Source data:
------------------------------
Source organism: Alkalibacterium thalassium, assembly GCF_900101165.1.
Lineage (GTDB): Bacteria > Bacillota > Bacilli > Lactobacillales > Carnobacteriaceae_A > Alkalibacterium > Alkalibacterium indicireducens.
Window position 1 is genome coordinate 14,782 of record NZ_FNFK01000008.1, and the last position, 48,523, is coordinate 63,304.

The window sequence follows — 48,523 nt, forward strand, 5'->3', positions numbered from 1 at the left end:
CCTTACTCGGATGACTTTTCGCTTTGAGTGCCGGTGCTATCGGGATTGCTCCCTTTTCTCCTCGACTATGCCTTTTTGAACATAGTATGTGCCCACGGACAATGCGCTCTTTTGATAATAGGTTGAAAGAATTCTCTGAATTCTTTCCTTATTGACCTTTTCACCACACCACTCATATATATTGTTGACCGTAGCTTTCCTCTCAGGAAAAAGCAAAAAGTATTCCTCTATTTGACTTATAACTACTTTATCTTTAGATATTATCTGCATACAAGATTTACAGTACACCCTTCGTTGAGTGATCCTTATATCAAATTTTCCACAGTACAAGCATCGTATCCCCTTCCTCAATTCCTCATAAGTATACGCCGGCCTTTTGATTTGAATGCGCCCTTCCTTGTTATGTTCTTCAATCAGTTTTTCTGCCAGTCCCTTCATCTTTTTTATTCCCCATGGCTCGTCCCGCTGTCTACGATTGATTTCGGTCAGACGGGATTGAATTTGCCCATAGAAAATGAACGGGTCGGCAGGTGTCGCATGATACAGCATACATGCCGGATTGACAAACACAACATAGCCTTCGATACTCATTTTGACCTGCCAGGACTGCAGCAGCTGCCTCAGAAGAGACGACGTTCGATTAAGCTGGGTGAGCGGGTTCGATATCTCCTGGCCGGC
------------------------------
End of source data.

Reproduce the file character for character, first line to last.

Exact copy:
Source organism: Alkalibacterium thalassium, assembly GCF_900101165.1.
Lineage (GTDB): Bacteria > Bacillota > Bacilli > Lactobacillales > Carnobacteriaceae_A > Alkalibacterium > Alkalibacterium indicireducens.
Window position 1 is genome coordinate 14,782 of record NZ_FNFK01000008.1, and the last position, 48,523, is coordinate 63,304.

The window sequence follows — 48,523 nt, forward strand, 5'->3', positions numbered from 1 at the left end:
CCTTACTCGGATGACTTTTCGCTTTGAGTGCCGGTGCTATCGGGATTGCTCCCTTTTCTCCTCGACTATGCCTTTTTGAACATAGTATGTGCCCACGGACAATGCGCTCTTTTGATAATAGGTTGAAAGAATTCTCTGAATTCTTTCCTTATTGACCTTTTCACCACACCACTCATATATATTGTTGACCGTAGCTTTCCTCTCAGGAAAAAGCAAAAAGTATTCCTCTATTTGACTTATAACTACTTTATCTTTAGATATTATCTGCATACAAGATTTACAGTACACCCTTCGTTGAGTGATCCTTATATCAAATTTTCCACAGTACAAGCATCGTATCCCCTTCCTCAATTCCTCATAAGTATACGCCGGCCTTTTGATTTGAATGCGCCCTTCCTTGTTATGTTCTTCAATCAGTTTTTCTGCCAGTCCCTTCATCTTTTTTATTCCCCATGGCTCGTCCCGCTGTCTACGATTGATTTCGGTCAGACGGGATTGAATTTGCCCATAGAAAATGAACGGGTCGGCAGGTGTCGCATGATACAGCATACATGCCGGATTGACAAACACAACATAGCCTTCGATACTCATTTTGACCTGCCAGGACTGCAGCAGCTGCCTCAGAAGAGACGACGTTCGATTAAGCTGGGTGAGCGGGTTCGATATCTCCTGGCCGGC